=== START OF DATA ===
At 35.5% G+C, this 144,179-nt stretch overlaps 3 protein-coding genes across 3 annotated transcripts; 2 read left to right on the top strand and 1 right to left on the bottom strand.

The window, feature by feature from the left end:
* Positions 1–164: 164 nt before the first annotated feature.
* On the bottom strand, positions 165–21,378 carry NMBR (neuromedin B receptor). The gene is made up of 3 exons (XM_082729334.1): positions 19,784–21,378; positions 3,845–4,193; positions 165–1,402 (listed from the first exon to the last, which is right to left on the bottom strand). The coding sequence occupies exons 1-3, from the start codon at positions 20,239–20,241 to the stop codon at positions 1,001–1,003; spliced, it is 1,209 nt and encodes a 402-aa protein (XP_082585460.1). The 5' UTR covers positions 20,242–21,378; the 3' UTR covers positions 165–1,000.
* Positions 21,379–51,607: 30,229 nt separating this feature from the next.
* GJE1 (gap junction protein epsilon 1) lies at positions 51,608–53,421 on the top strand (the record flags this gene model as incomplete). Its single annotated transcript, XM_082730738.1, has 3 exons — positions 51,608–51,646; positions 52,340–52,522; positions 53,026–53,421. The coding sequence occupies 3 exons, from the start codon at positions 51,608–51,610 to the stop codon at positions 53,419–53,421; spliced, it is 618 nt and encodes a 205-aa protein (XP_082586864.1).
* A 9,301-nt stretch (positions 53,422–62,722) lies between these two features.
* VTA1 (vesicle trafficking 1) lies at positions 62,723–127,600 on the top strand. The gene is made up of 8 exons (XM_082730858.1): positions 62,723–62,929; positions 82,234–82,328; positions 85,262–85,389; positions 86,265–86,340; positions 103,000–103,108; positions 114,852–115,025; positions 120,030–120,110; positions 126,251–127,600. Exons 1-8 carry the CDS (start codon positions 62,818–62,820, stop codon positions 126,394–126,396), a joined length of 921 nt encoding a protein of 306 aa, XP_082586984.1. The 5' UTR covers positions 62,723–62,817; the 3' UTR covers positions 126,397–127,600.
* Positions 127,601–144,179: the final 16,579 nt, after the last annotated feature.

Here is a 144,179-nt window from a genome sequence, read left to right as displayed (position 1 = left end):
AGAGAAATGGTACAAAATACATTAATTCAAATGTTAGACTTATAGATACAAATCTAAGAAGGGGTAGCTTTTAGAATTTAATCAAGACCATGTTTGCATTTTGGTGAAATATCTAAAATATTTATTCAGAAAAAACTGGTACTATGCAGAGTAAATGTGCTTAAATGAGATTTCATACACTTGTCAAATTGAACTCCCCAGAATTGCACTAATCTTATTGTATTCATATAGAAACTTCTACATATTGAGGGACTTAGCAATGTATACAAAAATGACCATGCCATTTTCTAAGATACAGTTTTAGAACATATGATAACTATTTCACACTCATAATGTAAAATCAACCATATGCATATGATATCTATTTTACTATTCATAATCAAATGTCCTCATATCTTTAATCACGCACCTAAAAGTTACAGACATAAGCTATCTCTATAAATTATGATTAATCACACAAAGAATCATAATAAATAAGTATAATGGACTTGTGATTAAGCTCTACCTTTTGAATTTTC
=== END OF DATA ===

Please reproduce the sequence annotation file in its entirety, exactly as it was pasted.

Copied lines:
At 35.5% G+C, this 144,179-nt stretch overlaps 3 protein-coding genes across 3 annotated transcripts; 2 read left to right on the top strand and 1 right to left on the bottom strand.

The window, feature by feature from the left end:
* Positions 1–164: 164 nt before the first annotated feature.
* On the bottom strand, positions 165–21,378 carry NMBR (neuromedin B receptor). The gene is made up of 3 exons (XM_082729334.1): positions 19,784–21,378; positions 3,845–4,193; positions 165–1,402 (listed from the first exon to the last, which is right to left on the bottom strand). The coding sequence occupies exons 1-3, from the start codon at positions 20,239–20,241 to the stop codon at positions 1,001–1,003; spliced, it is 1,209 nt and encodes a 402-aa protein (XP_082585460.1). The 5' UTR covers positions 20,242–21,378; the 3' UTR covers positions 165–1,000.
* Positions 21,379–51,607: 30,229 nt separating this feature from the next.
* GJE1 (gap junction protein epsilon 1) lies at positions 51,608–53,421 on the top strand (the record flags this gene model as incomplete). Its single annotated transcript, XM_082730738.1, has 3 exons — positions 51,608–51,646; positions 52,340–52,522; positions 53,026–53,421. The coding sequence occupies 3 exons, from the start codon at positions 51,608–51,610 to the stop codon at positions 53,419–53,421; spliced, it is 618 nt and encodes a 205-aa protein (XP_082586864.1).
* A 9,301-nt stretch (positions 53,422–62,722) lies between these two features.
* VTA1 (vesicle trafficking 1) lies at positions 62,723–127,600 on the top strand. The gene is made up of 8 exons (XM_082730858.1): positions 62,723–62,929; positions 82,234–82,328; positions 85,262–85,389; positions 86,265–86,340; positions 103,000–103,108; positions 114,852–115,025; positions 120,030–120,110; positions 126,251–127,600. Exons 1-8 carry the CDS (start codon positions 62,818–62,820, stop codon positions 126,394–126,396), a joined length of 921 nt encoding a protein of 306 aa, XP_082586984.1. The 5' UTR covers positions 62,723–62,817; the 3' UTR covers positions 126,397–127,600.
* Positions 127,601–144,179: the final 16,579 nt, after the last annotated feature.

Here is a 144,179-nt window from a genome sequence, read left to right as displayed (position 1 = left end):
AGAGAAATGGTACAAAATACATTAATTCAAATGTTAGACTTATAGATACAAATCTAAGAAGGGGTAGCTTTTAGAATTTAATCAAGACCATGTTTGCATTTTGGTGAAATATCTAAAATATTTATTCAGAAAAAACTGGTACTATGCAGAGTAAATGTGCTTAAATGAGATTTCATACACTTGTCAAATTGAACTCCCCAGAATTGCACTAATCTTATTGTATTCATATAGAAACTTCTACATATTGAGGGACTTAGCAATGTATACAAAAATGACCATGCCATTTTCTAAGATACAGTTTTAGAACATATGATAACTATTTCACACTCATAATGTAAAATCAACCATATGCATATGATATCTATTTTACTATTCATAATCAAATGTCCTCATATCTTTAATCACGCACCTAAAAGTTACAGACATAAGCTATCTCTATAAATTATGATTAATCACACAAAGAATCATAATAAATAAGTATAATGGACTTGTGATTAAGCTCTACCTTTTGAATTTTC